That it was Martin and Chapman who had stored the whiskey in the shed and the petitioner had not been on or near his father’s farm during the relevant period and had never anything to do with the whiskey in question.

Following his conviction, petitioner appealed to the Sixth Circuit Court of Appeals on the ground that the whiskey had been seized under an invalid search warrant and that the evidence had therefore been improperly admitted.

The Government, recognizing for the first on appeal that the underlying affidavit for the search warrant was legally deficient under Aguilar v. Texas argued only in the Court of Appeals the petitioner lacks standing to raise the Fourth Amendment claim.

Because?

What was your argument there?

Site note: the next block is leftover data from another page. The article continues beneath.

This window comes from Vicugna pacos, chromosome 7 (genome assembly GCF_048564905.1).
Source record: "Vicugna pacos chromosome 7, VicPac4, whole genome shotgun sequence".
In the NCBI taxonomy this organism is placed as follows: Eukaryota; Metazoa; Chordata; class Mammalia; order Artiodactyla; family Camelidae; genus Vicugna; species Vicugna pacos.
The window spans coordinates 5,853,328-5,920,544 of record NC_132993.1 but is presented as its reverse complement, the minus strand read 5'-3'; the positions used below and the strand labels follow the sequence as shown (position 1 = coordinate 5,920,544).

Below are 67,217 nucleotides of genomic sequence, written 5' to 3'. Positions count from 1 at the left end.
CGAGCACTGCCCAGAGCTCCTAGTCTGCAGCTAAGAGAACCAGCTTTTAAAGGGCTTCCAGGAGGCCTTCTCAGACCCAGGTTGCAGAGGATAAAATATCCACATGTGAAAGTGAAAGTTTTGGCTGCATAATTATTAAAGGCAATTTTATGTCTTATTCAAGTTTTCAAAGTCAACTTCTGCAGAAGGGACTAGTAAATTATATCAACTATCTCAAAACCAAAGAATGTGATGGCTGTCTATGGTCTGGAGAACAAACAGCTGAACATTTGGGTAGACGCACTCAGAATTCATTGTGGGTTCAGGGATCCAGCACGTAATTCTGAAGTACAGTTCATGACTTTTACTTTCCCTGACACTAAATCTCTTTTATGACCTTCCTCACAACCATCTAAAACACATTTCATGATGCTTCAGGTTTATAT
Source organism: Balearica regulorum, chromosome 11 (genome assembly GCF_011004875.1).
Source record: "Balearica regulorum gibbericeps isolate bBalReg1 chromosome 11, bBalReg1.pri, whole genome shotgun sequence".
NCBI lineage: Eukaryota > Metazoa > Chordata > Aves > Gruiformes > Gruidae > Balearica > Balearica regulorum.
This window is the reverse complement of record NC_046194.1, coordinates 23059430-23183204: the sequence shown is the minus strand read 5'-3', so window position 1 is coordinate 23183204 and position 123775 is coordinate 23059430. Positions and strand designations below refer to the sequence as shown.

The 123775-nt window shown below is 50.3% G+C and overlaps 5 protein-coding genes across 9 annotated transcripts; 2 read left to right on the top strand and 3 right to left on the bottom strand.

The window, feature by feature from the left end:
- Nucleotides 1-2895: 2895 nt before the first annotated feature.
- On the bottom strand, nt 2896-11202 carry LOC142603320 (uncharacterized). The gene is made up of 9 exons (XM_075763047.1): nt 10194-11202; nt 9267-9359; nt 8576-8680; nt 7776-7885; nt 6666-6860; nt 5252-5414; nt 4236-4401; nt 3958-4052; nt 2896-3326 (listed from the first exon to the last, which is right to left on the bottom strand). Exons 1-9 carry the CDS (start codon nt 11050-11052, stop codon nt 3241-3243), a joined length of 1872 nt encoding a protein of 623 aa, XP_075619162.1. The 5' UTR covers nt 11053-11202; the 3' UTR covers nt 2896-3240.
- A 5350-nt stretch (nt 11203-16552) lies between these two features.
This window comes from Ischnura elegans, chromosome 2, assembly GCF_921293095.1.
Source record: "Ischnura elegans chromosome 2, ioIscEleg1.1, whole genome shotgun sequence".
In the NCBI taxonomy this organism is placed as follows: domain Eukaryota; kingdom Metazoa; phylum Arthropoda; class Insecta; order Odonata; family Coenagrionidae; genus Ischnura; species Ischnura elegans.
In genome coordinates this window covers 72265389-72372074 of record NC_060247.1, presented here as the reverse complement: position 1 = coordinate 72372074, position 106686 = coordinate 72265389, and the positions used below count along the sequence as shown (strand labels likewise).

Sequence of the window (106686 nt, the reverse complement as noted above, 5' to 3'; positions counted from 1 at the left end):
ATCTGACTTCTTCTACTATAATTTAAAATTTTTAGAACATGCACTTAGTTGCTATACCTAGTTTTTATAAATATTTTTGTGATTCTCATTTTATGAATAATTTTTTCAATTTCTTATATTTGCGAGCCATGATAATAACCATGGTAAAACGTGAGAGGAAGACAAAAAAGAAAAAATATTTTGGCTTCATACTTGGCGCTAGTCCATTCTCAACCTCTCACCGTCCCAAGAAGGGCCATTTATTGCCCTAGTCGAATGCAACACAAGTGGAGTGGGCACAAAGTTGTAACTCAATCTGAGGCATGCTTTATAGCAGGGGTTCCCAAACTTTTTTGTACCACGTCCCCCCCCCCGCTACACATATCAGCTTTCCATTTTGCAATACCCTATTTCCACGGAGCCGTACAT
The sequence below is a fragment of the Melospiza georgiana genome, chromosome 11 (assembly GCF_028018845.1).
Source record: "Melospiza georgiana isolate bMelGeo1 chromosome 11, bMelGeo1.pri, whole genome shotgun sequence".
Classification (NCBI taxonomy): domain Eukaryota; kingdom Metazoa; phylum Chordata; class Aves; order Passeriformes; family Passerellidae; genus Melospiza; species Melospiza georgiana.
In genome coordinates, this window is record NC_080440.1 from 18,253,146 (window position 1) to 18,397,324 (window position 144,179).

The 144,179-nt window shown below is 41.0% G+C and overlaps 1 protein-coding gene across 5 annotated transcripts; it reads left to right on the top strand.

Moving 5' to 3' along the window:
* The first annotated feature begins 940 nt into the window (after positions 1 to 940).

Because what?

William Bradford Reynolds:

The argument there was based on the fact that petitioner had no interest in the premises searched or in the property seized, and he was not on the premises nor–

Or they did it — the argument was deferred?

William Bradford Reynolds:

Well, I believe that that’s the issue in this case, Your Honor.

A what?

William Bradford Reynolds:

Your Honor —

Let’s assume you went on that, that he —

William Bradford Reynolds:

He had no —

That he had no interest in the property – in the real property?

William Bradford Reynolds:

Well then, I believe that there isn’t — there — the issue was whether he could assert an interest in the personal property that was seized.

Do you think there’s some doubt about that?

William Bradford Reynolds:

Our position is that he should not be able to assert an expectation of privacy in the seized property because it was stolen property, but that our position that the —

Well, you seem to think there is a — do you think there really is some substantial question that if the policeman comes upon — legally, comes upon stolen property, he can’t seize it?

If the — if it’s evident, I mean if he has reasonable grounds to believe that property is stolen?

William Bradford Reynolds: